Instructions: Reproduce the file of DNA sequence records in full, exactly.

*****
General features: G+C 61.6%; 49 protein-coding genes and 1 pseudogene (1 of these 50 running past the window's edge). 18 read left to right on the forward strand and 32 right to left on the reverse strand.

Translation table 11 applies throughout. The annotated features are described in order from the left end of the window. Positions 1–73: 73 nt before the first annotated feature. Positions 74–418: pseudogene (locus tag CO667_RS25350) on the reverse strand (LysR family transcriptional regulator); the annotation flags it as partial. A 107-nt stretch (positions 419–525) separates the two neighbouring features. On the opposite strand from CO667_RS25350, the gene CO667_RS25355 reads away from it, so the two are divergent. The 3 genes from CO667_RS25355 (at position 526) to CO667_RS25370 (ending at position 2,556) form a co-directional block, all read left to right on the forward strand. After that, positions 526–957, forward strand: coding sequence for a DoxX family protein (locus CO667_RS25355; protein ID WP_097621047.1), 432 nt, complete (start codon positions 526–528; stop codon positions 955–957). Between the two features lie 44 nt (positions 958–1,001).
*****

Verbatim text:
General features: G+C 61.6%; 49 protein-coding genes and 1 pseudogene (1 of these 50 running past the window's edge). 18 read left to right on the forward strand and 32 right to left on the reverse strand.

Translation table 11 applies throughout. The annotated features are described in order from the left end of the window. Positions 1–73: 73 nt before the first annotated feature. Positions 74–418: pseudogene (locus tag CO667_RS25350) on the reverse strand (LysR family transcriptional regulator); the annotation flags it as partial. A 107-nt stretch (positions 419–525) separates the two neighbouring features. On the opposite strand from CO667_RS25350, the gene CO667_RS25355 reads away from it, so the two are divergent. The 3 genes from CO667_RS25355 (at position 526) to CO667_RS25370 (ending at position 2,556) form a co-directional block, all read left to right on the forward strand. After that, positions 526–957, forward strand: coding sequence for a DoxX family protein (locus CO667_RS25355; protein ID WP_097621047.1), 432 nt, complete (start codon positions 526–528; stop codon positions 955–957). Between the two features lie 44 nt (positions 958–1,001).